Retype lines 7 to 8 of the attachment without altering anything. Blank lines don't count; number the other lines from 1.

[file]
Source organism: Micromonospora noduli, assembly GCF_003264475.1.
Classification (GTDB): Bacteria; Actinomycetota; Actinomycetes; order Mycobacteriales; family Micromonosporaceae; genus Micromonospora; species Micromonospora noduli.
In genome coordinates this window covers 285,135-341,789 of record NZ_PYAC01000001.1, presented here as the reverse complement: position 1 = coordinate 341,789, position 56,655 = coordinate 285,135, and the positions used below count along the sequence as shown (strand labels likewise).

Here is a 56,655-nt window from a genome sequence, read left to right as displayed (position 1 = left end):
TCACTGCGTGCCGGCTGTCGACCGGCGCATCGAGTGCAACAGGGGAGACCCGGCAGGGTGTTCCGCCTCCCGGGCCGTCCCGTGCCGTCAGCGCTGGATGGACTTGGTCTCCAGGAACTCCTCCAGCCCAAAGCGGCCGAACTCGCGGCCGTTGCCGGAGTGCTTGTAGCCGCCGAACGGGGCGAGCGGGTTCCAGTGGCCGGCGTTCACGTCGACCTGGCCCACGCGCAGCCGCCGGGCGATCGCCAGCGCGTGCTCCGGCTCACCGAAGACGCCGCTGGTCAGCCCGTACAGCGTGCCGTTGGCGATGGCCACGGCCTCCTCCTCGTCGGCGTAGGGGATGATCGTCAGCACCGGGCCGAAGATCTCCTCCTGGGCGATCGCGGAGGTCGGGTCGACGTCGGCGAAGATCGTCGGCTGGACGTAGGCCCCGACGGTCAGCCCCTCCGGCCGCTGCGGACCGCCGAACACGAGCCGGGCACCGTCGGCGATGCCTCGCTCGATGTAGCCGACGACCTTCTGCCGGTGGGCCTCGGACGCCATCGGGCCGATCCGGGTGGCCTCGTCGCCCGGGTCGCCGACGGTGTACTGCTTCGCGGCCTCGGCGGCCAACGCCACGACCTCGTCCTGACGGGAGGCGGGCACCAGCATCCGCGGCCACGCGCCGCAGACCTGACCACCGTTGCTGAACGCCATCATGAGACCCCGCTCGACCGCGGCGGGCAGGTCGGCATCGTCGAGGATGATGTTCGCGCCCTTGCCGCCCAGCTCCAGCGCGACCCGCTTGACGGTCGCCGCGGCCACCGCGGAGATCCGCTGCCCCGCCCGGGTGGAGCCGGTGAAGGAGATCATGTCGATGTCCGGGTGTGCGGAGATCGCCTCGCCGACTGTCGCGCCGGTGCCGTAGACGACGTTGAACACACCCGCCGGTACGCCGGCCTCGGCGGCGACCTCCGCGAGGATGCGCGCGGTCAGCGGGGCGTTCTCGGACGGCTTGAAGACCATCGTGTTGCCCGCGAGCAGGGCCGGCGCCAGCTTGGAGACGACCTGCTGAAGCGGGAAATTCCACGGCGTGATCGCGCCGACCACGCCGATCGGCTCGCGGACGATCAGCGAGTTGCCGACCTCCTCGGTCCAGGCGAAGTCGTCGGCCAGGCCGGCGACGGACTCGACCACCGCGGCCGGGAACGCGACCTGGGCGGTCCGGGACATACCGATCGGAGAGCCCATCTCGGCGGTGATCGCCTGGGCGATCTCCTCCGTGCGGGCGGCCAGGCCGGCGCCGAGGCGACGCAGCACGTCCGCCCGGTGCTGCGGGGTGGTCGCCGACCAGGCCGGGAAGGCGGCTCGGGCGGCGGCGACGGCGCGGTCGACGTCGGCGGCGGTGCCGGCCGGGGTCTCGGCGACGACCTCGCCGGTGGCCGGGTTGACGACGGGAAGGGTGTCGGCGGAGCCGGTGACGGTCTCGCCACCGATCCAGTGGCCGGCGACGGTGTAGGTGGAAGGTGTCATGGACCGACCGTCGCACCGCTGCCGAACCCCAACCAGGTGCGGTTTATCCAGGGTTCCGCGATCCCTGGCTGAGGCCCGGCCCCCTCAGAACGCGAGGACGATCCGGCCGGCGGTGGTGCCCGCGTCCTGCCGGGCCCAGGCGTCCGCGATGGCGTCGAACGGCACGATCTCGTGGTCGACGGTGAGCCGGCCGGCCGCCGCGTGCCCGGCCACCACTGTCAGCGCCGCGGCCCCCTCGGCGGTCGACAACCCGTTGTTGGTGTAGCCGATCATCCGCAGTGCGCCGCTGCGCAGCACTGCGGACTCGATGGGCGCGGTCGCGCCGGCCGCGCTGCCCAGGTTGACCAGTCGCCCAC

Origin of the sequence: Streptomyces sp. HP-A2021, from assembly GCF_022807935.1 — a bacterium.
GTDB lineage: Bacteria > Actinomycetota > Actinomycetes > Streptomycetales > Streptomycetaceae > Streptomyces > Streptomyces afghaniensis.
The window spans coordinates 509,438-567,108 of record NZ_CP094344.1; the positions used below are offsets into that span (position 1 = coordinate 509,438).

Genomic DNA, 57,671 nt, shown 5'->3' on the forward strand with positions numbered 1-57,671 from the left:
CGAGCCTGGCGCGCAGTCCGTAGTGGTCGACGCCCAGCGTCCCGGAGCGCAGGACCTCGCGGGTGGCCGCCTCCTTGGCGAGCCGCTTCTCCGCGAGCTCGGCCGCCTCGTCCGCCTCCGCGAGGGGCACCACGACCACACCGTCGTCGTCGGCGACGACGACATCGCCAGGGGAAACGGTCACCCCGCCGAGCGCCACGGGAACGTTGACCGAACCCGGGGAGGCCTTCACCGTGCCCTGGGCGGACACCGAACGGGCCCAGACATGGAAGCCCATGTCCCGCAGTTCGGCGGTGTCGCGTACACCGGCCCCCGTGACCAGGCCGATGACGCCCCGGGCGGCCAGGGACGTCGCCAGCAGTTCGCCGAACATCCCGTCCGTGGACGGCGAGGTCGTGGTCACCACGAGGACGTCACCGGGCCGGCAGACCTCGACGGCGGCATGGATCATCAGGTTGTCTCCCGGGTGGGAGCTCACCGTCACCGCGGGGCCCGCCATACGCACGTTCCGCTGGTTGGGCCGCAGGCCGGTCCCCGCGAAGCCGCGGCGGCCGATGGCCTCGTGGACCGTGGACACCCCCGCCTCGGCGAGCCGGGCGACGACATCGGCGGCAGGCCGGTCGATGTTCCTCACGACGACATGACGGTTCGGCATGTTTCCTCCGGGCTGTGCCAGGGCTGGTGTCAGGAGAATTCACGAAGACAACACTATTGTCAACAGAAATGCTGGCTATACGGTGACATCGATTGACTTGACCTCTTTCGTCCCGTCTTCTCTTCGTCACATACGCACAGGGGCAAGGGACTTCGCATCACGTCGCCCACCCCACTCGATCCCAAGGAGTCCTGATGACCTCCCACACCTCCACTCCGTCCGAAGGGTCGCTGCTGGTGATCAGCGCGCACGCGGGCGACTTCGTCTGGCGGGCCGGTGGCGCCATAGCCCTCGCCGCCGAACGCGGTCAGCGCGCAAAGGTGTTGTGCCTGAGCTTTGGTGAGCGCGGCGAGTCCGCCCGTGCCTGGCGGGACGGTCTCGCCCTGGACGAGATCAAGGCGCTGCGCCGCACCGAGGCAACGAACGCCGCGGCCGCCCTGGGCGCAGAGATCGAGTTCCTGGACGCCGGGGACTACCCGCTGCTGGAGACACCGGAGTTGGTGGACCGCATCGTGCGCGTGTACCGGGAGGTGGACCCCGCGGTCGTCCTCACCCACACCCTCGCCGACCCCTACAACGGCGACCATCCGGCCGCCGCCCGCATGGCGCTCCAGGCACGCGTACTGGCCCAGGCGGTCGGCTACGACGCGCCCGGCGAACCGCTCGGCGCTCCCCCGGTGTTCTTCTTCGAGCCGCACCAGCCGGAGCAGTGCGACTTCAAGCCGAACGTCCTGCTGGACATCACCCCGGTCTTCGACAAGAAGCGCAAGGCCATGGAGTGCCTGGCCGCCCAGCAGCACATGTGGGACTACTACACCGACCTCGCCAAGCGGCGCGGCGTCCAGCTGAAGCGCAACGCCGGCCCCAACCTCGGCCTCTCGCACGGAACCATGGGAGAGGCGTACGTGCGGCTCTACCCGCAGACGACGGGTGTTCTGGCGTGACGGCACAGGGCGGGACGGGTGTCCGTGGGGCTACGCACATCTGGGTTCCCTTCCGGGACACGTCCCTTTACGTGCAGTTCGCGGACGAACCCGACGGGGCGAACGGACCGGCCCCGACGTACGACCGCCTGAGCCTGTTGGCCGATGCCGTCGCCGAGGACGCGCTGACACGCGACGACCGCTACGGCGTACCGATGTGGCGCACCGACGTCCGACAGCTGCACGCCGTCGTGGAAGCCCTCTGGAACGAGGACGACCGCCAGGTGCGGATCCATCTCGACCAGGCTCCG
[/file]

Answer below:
GTDB lineage: Bacteria > Actinomycetota > Actinomycetes > Streptomycetales > Streptomycetaceae > Streptomyces > Streptomyces afghaniensis.
The window spans coordinates 509,438-567,108 of record NZ_CP094344.1; the positions used below are offsets into that span (position 1 = coordinate 509,438).